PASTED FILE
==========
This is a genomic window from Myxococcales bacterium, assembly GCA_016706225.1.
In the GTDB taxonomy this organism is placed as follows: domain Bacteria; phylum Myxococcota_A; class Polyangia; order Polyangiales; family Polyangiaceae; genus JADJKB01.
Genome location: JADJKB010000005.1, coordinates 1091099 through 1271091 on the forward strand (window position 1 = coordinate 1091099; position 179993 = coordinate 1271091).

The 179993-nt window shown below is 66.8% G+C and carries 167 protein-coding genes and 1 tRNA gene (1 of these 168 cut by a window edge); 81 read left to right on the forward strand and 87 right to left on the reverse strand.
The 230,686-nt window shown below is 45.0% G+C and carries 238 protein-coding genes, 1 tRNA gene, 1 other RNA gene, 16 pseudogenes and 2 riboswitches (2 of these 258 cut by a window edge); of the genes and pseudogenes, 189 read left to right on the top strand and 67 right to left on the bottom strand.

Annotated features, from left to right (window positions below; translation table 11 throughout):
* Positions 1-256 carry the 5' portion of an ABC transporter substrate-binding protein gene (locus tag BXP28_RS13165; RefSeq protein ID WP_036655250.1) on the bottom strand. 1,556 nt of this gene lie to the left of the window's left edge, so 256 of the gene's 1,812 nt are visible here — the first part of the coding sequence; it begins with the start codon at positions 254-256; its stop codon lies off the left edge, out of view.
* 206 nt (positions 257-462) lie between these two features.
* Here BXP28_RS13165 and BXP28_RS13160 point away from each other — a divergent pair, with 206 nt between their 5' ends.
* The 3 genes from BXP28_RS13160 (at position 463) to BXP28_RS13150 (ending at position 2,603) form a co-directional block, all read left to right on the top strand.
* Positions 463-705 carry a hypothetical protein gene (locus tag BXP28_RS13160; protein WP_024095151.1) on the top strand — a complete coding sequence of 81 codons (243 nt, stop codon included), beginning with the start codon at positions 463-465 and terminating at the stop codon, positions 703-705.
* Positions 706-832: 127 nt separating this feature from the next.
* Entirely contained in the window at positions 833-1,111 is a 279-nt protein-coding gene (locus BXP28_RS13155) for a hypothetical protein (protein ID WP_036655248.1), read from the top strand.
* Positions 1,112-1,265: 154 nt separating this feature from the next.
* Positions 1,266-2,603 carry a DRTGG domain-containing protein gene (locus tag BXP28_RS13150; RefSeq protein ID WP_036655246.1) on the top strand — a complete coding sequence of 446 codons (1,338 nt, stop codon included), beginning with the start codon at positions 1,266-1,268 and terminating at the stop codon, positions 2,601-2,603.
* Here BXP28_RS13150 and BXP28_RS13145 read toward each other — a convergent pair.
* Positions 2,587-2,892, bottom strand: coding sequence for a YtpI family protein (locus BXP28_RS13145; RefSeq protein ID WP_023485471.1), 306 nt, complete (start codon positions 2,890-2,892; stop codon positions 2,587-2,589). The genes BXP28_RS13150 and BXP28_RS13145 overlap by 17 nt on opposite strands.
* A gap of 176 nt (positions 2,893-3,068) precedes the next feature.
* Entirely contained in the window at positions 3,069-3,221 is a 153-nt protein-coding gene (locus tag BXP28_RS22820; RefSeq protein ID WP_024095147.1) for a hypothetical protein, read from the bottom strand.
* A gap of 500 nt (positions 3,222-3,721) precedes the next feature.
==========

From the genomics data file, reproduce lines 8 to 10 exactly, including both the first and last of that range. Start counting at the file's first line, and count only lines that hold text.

* 206 nt (positions 257-462) lie between these two features.
* Here BXP28_RS13165 and BXP28_RS13160 point away from each other — a divergent pair, with 206 nt between their 5' ends.
* The 3 genes from BXP28_RS13160 (at position 463) to BXP28_RS13150 (ending at position 2,603) form a co-directional block, all read left to right on the top strand.